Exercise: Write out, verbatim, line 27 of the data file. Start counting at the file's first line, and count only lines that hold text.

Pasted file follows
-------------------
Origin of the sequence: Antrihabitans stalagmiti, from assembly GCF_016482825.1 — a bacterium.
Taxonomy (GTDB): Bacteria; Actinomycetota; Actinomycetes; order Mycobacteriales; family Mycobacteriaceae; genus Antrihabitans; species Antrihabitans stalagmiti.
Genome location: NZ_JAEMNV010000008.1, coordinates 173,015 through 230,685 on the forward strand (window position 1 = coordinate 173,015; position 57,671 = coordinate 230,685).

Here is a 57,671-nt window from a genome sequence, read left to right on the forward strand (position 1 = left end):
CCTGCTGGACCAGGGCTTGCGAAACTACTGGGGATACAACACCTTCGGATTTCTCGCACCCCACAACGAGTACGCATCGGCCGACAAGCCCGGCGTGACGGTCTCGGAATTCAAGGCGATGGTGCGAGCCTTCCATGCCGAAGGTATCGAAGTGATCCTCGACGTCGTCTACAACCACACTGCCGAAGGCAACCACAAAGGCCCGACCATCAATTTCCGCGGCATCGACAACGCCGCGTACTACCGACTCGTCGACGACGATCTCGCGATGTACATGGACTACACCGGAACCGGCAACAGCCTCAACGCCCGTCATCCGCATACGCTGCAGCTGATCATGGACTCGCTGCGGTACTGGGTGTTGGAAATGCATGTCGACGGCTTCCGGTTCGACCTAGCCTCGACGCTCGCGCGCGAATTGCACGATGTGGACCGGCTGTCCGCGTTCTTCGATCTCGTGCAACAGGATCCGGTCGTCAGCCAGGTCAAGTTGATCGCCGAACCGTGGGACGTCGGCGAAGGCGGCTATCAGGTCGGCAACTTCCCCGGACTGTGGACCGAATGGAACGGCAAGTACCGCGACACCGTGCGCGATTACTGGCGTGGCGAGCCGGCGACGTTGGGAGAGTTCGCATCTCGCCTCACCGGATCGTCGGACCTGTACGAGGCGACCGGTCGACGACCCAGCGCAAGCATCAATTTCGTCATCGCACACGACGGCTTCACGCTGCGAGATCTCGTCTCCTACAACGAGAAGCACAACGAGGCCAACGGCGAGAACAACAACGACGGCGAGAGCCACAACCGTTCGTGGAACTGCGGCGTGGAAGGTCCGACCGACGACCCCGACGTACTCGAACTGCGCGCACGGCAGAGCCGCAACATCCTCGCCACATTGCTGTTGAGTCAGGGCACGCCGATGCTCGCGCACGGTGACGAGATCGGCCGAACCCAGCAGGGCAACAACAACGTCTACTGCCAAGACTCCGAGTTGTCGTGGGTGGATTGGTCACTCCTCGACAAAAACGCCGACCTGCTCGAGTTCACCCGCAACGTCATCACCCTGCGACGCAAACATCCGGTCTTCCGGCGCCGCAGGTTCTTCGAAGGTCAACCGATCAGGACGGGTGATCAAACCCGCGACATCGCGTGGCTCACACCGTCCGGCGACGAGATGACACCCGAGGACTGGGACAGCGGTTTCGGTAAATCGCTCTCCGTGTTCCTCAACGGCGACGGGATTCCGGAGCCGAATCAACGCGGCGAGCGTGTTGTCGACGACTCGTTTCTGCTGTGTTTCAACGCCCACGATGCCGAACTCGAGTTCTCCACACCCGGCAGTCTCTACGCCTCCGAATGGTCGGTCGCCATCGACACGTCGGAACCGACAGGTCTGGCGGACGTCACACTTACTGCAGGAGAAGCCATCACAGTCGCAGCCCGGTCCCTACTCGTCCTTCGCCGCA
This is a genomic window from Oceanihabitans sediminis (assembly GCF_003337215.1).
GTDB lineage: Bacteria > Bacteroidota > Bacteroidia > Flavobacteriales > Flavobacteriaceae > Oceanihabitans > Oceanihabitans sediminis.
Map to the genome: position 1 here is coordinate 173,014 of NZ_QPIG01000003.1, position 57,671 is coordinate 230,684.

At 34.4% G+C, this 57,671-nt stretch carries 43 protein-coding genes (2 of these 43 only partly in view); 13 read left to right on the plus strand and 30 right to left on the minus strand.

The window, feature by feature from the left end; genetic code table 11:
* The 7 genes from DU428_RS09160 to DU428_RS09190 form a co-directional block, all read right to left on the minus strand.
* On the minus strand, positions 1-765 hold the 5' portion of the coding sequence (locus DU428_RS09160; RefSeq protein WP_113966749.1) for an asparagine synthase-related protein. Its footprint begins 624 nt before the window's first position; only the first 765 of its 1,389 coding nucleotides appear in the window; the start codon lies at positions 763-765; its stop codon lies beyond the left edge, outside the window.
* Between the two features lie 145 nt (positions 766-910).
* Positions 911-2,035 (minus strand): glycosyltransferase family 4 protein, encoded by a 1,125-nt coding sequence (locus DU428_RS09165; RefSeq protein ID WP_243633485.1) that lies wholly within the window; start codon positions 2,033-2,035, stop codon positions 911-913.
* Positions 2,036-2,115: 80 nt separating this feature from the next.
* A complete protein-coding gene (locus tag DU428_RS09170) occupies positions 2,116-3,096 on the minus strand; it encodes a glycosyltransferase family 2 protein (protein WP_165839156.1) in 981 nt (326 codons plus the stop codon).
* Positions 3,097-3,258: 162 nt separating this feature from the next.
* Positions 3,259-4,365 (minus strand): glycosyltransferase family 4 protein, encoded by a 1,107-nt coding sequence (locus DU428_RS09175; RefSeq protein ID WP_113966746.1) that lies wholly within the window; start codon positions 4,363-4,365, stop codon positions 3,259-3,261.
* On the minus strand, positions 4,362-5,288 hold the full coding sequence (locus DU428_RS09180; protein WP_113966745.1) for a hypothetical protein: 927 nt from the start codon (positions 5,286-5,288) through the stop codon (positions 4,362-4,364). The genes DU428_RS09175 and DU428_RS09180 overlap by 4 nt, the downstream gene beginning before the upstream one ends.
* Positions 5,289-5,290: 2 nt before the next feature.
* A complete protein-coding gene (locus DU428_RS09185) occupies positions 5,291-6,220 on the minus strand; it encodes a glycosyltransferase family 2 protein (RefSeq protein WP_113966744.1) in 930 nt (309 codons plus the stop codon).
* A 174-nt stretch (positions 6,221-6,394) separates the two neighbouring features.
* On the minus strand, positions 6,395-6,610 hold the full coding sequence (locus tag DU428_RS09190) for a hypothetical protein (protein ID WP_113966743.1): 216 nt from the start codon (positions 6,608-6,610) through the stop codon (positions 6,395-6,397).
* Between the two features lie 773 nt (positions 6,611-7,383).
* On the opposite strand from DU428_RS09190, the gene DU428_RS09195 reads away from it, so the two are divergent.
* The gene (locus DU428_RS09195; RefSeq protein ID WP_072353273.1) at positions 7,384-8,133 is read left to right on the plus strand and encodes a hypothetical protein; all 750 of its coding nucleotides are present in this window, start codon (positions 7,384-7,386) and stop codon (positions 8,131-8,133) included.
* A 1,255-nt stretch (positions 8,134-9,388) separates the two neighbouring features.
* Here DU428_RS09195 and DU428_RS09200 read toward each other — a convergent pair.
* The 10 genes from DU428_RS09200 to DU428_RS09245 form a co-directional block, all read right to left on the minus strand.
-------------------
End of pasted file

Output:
* A 1,255-nt stretch (positions 8,134-9,388) separates the two neighbouring features.